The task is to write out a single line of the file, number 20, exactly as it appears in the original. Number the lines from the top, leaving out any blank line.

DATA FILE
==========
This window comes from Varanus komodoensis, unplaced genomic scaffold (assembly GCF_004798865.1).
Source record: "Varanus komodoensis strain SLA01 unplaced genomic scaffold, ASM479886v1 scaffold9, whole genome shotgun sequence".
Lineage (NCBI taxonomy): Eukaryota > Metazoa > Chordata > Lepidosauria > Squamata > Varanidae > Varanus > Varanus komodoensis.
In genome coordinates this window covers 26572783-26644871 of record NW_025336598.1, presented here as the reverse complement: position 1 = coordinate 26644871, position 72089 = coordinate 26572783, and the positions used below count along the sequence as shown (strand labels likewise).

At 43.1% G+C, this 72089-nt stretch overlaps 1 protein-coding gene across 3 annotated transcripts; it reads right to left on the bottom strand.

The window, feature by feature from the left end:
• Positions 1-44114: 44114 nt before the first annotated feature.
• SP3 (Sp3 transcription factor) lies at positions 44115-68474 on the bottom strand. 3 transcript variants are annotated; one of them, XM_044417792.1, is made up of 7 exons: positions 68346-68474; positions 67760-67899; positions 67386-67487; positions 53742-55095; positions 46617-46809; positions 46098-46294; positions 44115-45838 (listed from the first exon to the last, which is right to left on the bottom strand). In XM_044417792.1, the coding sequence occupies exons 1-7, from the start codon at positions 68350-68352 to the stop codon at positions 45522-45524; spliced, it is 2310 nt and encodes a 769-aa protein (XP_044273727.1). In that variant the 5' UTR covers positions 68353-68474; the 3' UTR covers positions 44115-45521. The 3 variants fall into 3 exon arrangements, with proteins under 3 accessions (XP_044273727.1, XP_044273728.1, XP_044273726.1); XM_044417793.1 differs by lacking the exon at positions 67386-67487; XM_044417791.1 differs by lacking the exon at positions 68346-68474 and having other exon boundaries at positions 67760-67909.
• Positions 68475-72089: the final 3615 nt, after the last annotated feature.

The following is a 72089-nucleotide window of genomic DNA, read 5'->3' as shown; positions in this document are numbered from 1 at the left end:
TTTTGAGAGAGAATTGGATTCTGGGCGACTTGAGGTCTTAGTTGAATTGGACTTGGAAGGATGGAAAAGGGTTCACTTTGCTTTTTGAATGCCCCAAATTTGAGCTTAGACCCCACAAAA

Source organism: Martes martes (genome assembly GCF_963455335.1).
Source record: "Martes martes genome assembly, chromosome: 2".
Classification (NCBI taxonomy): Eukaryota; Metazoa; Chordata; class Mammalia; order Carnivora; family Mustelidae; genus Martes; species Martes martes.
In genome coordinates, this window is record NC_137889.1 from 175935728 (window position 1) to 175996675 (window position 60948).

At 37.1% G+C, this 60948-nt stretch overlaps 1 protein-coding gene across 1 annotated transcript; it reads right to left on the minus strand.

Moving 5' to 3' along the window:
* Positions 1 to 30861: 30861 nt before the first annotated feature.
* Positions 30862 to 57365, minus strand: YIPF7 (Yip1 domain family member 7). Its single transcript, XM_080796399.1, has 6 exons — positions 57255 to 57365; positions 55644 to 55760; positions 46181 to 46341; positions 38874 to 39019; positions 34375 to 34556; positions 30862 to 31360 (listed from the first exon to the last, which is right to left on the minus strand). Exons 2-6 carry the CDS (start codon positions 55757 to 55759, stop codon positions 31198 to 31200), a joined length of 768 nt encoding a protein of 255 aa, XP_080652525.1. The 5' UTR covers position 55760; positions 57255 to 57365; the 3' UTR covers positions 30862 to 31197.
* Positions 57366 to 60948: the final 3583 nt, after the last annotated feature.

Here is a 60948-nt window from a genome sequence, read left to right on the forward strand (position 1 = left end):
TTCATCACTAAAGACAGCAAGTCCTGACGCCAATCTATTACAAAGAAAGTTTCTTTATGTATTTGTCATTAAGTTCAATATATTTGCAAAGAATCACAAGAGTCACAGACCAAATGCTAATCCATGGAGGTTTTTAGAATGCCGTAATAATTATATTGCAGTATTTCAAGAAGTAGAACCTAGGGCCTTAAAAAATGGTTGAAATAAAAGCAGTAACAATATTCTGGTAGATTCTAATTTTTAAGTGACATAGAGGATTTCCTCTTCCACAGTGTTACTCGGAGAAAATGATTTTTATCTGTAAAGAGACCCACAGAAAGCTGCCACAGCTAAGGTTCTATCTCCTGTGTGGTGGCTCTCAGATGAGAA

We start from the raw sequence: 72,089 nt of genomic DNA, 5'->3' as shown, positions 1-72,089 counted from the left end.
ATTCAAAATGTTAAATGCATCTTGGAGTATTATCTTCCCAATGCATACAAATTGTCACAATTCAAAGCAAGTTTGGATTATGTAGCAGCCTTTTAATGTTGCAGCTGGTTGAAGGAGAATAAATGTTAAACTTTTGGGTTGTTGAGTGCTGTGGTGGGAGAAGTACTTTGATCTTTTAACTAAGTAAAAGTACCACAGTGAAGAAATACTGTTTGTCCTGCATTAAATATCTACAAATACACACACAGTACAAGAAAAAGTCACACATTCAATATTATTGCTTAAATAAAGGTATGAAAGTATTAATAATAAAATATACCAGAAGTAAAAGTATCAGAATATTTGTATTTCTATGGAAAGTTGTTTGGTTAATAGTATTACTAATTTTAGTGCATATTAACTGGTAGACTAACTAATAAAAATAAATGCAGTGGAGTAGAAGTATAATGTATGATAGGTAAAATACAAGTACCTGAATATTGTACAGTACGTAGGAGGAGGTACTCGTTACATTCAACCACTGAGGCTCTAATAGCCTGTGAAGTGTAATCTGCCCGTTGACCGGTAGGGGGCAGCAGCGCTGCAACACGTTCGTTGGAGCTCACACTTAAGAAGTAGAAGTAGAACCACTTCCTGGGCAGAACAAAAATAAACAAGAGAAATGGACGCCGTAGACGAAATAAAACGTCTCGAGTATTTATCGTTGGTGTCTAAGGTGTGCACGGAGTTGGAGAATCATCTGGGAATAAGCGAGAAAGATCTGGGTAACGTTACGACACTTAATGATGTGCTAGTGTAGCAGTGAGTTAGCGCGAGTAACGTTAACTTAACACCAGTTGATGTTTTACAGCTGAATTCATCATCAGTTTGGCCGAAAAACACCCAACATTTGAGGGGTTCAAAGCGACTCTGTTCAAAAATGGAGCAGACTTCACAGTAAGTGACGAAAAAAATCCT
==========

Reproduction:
* Positions 57366 to 60948: the final 3583 nt, after the last annotated feature.